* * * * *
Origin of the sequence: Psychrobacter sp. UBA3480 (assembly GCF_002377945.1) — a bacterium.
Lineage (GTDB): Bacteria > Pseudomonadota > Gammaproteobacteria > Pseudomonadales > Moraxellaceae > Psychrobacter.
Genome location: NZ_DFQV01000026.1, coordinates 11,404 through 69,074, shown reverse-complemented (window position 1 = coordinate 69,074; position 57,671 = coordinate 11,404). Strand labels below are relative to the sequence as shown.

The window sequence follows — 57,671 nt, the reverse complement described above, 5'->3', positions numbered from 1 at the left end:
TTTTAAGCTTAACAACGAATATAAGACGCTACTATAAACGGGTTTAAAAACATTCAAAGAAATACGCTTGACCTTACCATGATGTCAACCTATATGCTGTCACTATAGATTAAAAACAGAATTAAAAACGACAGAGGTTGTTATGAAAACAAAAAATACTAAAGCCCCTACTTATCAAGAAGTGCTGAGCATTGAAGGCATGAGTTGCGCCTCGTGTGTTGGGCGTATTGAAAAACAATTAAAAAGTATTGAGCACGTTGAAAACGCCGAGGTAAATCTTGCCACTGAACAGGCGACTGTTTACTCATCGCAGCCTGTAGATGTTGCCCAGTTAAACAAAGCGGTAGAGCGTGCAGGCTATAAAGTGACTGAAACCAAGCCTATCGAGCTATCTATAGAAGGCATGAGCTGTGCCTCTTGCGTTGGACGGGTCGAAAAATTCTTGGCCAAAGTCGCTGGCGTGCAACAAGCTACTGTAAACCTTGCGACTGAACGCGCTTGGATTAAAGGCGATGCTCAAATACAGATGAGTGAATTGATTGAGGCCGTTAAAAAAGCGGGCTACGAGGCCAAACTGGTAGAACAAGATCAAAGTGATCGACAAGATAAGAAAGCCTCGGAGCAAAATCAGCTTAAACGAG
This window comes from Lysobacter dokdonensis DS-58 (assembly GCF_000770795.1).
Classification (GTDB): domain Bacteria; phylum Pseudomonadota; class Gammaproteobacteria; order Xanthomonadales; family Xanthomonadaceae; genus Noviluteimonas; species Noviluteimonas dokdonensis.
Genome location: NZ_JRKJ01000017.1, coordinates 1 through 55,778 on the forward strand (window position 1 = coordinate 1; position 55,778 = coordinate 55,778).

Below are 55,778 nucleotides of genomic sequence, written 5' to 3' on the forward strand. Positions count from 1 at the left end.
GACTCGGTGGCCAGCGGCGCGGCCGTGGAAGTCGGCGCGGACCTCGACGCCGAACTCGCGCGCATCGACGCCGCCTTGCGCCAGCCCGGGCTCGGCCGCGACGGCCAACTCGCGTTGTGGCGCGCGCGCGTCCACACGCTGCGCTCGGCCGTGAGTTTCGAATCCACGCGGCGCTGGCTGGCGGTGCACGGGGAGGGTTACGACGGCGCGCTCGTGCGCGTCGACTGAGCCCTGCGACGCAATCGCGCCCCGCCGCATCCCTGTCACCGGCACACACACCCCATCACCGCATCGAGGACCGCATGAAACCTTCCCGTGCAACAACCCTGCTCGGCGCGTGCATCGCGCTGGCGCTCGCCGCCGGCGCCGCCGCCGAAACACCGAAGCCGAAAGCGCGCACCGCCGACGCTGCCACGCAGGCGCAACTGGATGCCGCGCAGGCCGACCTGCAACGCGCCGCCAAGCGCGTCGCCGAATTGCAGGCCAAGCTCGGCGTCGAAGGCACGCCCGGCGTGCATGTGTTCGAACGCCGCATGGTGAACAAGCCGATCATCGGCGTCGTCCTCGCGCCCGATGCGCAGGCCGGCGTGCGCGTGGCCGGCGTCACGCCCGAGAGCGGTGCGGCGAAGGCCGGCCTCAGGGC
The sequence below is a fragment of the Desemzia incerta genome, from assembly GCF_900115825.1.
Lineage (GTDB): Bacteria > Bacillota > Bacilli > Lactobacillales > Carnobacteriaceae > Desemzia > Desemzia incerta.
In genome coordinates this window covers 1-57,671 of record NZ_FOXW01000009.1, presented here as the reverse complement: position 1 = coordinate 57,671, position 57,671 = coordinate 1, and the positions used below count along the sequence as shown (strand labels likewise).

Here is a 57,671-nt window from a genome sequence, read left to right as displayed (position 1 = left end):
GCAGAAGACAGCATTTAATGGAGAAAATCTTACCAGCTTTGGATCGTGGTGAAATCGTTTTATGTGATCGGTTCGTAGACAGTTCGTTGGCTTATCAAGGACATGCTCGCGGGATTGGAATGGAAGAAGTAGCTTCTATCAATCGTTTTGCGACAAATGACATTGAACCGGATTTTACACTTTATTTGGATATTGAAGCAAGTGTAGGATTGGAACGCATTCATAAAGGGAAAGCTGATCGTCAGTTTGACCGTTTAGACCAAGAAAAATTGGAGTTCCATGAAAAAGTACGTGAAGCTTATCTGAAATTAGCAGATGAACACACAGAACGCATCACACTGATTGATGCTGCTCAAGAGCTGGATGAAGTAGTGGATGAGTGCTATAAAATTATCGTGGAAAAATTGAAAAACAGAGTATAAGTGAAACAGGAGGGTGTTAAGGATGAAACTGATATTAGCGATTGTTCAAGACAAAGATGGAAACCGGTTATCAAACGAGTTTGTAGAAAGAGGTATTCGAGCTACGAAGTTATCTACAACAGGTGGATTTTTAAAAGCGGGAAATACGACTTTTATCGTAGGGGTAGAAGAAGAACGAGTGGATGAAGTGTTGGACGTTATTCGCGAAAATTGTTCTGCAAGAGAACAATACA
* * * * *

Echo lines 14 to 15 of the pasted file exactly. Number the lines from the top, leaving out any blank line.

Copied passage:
Here is a 57,671-nt window from a genome sequence, read left to right as displayed (position 1 = left end):
GCAGAAGACAGCATTTAATGGAGAAAATCTTACCAGCTTTGGATCGTGGTGAAATCGTTTTATGTGATCGGTTCGTAGACAGTTCGTTGGCTTATCAAGGACATGCTCGCGGGATTGGAATGGAAGAAGTAGCTTCTATCAATCGTTTTGCGACAAATGACATTGAACCGGATTTTACACTTTATTTGGATATTGAAGCAAGTGTAGGATTGGAACGCATTCATAAAGGGAAAGCTGATCGTCAGTTTGACCGTTTAGACCAAGAAAAATTGGAGTTCCATGAAAAAGTACGTGAAGCTTATCTGAAATTAGCAGATGAACACACAGAACGCATCACACTGATTGATGCTGCTCAAGAGCTGGATGAAGTAGTGGATGAGTGCTATAAAATTATCGTGGAAAAATTGAAAAACAGAGTATAAGTGAAACAGGAGGGTGTTAAGGATGAAACTGATATTAGCGATTGTTCAAGACAAAGATGGAAACCGGTTATCAAACGAGTTTGTAGAAAGAGGTATTCGAGCTACGAAGTTATCTACAACAGGTGGATTTTTAAAAGCGGGAAATACGACTTTTATCGTAGGGGTAGAAGAAGAACGAGTGGATGAAGTGTTGGACGTTATTCGCGAAAATTGTTCTGCAAGAGAACAATACA